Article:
After Sankari and her family returned home from their visit, the violence escalated quickly and they lost contact with their extended family for about a year. When they were finally able to hear from them, they learned that things had changed dramatically: their entire family had moved from their homes.
The last update Sankari has is that her two uncles, aunt, grandma, and 12 cousins moved again when ISIS took Aleppo. They are now living in Hama.
Today, according to Sankari, the family is “…so desperate for anything. They often have no food and people are not working because they just fled everything and are living day by day.”
Her uncle described the freedom fighters as shooting indiscriminately, “They were just shooting everybody like “wild chickens” except they’re people, like Sankari’s family.
One young cousin, Mohamad Raslan, was taken by the army when he was walking down the street in 2012. A year later he was seen on TV, confessing to being a terrorist against the state and they have not seen him since.
To Sankari and her family that only means one thing, “He’s dead now, that’s how it works, they’ll accuse you of anything and you’re dead. I’ll never see him again.”
Other members of the family have been luckier: two other cousins escaped to Turkey and their mother is now trying to join them but the Turkey border is closed and there are reports of snipers at the border who “will shoot anyone down,” according to Sankari.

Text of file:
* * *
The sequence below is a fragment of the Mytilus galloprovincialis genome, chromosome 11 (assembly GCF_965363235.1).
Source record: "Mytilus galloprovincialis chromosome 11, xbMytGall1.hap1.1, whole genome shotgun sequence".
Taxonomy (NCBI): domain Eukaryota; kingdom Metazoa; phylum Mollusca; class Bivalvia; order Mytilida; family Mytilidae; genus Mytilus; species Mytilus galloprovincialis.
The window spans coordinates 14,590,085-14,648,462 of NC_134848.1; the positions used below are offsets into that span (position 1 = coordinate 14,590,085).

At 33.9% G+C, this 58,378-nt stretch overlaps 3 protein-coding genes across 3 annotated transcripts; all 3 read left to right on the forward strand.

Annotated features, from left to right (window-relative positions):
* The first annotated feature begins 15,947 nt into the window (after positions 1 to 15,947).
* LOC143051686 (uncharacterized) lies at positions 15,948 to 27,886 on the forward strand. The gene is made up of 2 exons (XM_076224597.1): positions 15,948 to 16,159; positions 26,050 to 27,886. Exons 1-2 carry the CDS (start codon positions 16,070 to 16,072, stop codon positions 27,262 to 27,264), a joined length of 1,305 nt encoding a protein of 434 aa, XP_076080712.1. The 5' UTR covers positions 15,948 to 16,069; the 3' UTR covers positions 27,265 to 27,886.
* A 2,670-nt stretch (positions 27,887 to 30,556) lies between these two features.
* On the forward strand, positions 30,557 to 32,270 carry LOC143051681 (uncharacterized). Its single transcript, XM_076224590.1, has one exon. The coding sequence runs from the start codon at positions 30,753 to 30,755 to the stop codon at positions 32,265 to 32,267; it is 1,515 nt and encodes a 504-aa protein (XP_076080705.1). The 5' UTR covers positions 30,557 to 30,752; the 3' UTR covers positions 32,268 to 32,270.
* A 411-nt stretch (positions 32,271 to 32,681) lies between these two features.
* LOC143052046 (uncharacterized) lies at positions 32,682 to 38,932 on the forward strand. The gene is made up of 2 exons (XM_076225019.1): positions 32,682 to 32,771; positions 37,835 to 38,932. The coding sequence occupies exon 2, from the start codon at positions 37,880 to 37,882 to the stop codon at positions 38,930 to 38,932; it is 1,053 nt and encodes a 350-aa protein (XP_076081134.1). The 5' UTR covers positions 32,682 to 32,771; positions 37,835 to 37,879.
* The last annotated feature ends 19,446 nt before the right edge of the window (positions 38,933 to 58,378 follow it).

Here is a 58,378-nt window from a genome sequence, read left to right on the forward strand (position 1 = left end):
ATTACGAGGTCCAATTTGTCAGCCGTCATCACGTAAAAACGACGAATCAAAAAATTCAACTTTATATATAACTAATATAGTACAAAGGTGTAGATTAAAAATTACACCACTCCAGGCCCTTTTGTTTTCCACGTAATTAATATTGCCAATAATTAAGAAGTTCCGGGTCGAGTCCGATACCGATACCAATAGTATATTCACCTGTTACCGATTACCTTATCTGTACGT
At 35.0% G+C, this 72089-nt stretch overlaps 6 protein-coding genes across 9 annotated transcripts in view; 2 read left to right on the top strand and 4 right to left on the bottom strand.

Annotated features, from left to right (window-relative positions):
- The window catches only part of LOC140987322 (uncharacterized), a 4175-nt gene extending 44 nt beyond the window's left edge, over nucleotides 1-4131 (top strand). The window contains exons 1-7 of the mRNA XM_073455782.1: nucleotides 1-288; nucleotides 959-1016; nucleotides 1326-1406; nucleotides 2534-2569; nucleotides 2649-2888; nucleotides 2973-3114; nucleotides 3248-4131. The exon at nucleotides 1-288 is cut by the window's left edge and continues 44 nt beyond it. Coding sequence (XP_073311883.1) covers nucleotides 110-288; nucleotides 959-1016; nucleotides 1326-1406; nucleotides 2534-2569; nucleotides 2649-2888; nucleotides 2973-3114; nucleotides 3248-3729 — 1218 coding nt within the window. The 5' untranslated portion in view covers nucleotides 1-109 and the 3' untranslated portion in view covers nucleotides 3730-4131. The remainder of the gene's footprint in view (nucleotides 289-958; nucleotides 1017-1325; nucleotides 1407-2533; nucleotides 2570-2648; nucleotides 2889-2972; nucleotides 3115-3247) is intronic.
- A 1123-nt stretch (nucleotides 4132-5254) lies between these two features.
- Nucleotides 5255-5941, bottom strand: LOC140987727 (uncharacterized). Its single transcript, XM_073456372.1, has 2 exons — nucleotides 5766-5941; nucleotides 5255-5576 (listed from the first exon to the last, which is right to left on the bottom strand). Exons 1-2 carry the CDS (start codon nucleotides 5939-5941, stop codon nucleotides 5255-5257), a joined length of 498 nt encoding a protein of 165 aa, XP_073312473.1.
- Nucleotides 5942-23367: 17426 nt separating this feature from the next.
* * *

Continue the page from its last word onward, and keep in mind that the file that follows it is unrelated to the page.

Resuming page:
Another uncle is not fighting the fate he faces in Syria and is accepting that he may soon die at the hands of this civil war.
I asked Sankari if she sees a solution to the war and she isn’t hopeful, “It’s so complicated that there is no direct solution. You could never bring peace to all the groups and subgroups that have formed. Everyone has gotten used to living freely.”
An example of this is her uncle’s property; after her uncle fled his home, he received a letter from freedom fighters saying that they were harvesting the crops that grew on his land, and he had to compensate them.
Sankari said it best, “They are using the power of the gun, killing without consequences.”
There is growing fear amongst Americans that the war will affect their lives, be it ISIS or Syrian refugees. For Sankari, the war is already here. She struggles knowing that she made it out, “I shouldn’t be here. It doesn’t make sense to me. We lived there, we were going to stay there but now we’re here and they’re there and they’re suffering.”